This charming and informative collection of letters were drawn from a collection of Clinard family papers donated to the North Carolina Office of Archives and History, in Raleigh, and cover the most part of a decade, from 1871 to 1880. Livingston Clinard was a merchant and salesman for various interests in Salem, a member of the Moravian church and the father of two sons. He was a well-respected pillar of his community and occupied a place in the center of a wide circle of friends and kinfolk. Many of them lived outside the immediate confines of Salem, including his older son Francis, known as “Frank” who had moved to the town of Hickory to take up work as a clerk in thriving general store. Livingston Clinard corresponded tirelessly with all of them. The letters in this volume are letters received by Livingston Clinard from friends and family; most are from Frank to his parents; ironically, there is only a single known letter written by Livingston Clinard himself.

Together they paint a marvelously detailed picture of life in the Piedmont region in the decade following the Civil War; what people ate for dinner and grew in their gardens, how many wagon-loads of dried fruit came through the premises of Hall Brothers, Wholesale and Retail Dealers in General Merchandise, that Frank’s boarding-house frequently served chicken for dinner, that a sewing machine cost $40.00, and the pieces of furniture that Frank and his new bride wanted to set up their own housekeeping with. The letters from Frank and his brother Edward contain accounts of visits to the Philadelphia Centennial, of the circus coming to town, of county fairs and dances and of Frank’s courtship and marriage. There are bits of family gossip, and shared worries about the health of various members of the family; in some of Franks’ early letters the reader senses that he was casting around for something to write about, just to keep his parents happy. But one also picks up a feeling for the time, of how shared their deepest feelings, and how they talked; this reader was no end amused to discover that the term of “trash” for material possessions (as in the military slang sense of ‘pack your trash’) was current in the 1870s. And a ‘hop’ was a colloquialism for a dance as far back as the mid 19th century!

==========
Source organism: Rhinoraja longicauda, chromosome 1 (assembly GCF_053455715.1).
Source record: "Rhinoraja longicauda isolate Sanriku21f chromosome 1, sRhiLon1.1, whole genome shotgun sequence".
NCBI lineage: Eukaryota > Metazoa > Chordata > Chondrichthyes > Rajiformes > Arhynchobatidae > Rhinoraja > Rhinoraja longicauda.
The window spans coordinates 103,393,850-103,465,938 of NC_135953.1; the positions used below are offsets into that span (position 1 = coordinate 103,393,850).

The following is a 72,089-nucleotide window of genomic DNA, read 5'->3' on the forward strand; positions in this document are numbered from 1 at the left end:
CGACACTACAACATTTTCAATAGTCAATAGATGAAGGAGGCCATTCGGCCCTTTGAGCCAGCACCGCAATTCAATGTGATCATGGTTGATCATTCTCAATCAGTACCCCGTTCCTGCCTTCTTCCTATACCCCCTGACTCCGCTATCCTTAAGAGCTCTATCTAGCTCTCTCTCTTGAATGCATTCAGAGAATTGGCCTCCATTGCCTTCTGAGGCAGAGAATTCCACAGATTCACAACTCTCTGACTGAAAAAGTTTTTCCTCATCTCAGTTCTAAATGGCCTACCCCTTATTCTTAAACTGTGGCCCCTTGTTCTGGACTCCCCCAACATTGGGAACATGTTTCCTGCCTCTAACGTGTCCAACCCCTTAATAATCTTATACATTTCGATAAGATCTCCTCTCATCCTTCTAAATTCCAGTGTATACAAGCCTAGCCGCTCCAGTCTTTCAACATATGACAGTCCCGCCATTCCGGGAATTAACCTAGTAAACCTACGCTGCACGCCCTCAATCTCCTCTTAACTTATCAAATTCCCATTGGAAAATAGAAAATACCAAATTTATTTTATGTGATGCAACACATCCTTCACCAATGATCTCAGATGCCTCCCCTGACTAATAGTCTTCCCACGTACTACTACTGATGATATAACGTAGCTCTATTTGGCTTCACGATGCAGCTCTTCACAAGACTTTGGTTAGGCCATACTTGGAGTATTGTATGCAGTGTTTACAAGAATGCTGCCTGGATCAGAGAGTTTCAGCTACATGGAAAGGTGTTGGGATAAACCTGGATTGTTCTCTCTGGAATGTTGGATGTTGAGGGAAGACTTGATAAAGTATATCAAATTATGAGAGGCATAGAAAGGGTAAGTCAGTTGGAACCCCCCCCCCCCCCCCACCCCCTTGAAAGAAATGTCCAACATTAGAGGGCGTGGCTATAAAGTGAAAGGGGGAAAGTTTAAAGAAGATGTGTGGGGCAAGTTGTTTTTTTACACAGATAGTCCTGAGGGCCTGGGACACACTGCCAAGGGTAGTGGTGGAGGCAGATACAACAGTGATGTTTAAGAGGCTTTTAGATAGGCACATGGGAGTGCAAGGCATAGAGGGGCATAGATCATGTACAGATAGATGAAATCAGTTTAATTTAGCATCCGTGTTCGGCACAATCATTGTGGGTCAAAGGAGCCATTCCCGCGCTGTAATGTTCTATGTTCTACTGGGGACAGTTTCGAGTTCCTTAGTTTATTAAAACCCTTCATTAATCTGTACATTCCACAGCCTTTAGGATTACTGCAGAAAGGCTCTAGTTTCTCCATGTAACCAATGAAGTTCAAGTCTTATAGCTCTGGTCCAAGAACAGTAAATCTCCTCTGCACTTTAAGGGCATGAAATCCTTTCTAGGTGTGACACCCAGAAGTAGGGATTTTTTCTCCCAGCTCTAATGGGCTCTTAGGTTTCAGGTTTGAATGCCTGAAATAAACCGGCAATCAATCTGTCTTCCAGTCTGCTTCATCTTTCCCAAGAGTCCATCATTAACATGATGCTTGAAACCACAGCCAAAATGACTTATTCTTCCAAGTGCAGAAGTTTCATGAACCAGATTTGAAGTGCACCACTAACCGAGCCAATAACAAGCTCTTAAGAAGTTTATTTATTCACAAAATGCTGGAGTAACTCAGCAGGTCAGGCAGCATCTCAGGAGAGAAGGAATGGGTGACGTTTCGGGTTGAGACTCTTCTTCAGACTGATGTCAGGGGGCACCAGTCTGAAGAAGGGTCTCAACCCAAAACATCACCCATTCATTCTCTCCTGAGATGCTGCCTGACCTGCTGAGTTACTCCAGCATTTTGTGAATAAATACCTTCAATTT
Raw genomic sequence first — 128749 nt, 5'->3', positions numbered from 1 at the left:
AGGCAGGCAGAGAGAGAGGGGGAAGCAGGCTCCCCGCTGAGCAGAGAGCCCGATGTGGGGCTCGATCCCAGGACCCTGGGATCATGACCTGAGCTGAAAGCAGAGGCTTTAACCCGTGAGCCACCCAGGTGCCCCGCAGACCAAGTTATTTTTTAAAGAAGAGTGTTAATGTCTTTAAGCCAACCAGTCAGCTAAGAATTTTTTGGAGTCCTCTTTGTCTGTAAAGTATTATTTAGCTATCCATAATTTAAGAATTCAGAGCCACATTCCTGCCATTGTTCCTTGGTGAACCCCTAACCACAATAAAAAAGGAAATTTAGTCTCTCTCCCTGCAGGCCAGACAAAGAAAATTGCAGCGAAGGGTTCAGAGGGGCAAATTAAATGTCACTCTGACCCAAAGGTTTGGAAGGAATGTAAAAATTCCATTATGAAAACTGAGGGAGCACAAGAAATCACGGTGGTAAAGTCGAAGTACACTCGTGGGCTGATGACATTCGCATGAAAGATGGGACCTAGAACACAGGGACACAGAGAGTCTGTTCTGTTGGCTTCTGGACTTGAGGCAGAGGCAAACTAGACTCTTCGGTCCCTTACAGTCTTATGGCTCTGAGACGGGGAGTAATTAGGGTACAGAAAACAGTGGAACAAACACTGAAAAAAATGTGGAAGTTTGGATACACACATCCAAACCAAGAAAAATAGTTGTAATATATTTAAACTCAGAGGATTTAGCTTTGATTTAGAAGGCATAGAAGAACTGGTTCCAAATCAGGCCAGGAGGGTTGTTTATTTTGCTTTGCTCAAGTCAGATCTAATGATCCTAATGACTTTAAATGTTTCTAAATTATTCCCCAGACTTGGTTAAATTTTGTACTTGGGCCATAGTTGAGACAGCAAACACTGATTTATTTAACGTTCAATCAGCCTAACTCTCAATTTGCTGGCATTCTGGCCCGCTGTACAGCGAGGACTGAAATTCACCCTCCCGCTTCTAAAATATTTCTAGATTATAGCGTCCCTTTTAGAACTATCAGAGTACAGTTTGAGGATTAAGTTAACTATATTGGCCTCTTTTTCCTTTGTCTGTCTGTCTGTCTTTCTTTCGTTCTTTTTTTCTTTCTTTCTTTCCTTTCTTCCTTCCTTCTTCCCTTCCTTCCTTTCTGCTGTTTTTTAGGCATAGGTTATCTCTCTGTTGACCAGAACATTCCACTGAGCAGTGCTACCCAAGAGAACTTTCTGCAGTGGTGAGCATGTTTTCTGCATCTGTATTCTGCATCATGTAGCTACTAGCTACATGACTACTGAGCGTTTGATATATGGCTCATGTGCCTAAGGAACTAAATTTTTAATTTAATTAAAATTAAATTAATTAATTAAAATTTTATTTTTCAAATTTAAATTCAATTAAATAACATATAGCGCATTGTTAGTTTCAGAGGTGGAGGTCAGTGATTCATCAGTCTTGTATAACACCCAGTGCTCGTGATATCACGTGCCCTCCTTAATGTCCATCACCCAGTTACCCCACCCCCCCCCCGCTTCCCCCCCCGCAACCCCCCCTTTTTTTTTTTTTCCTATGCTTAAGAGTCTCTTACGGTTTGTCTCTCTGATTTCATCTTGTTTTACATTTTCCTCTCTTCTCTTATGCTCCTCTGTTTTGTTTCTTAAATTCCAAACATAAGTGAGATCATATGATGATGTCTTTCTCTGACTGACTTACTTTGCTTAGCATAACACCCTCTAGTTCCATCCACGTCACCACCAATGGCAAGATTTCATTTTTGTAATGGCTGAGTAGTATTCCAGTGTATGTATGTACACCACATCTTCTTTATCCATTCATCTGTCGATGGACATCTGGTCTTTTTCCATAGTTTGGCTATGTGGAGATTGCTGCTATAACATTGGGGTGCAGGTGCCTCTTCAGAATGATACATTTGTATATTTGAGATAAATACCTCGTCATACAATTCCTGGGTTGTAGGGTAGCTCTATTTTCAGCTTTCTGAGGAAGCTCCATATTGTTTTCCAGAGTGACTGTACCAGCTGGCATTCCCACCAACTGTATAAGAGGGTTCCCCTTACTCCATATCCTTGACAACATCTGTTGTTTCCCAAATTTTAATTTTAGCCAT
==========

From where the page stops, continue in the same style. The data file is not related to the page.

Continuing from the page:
This volume is also illustrated with vintage photos of many of the correspondents, and of places in Salem and Hickory, as well as a wealth of contemporary advertisements and ephemera. There is also a most comprehensive index in the back, making this collection of use to a writer or researcher. It is a veritable goldmine of small nuggets for anyone wanting to know how the people of a small Piedmont community lived at a very precise point in time.

“My Dear Mother and Father” is available here from the publisher, Reminiscing Books, and through Amazon.com.

Sgt. Mom is a free-lance writer who lives in San Antonio and blogs at “The Daily Brief”. Her own most recent book is available here.

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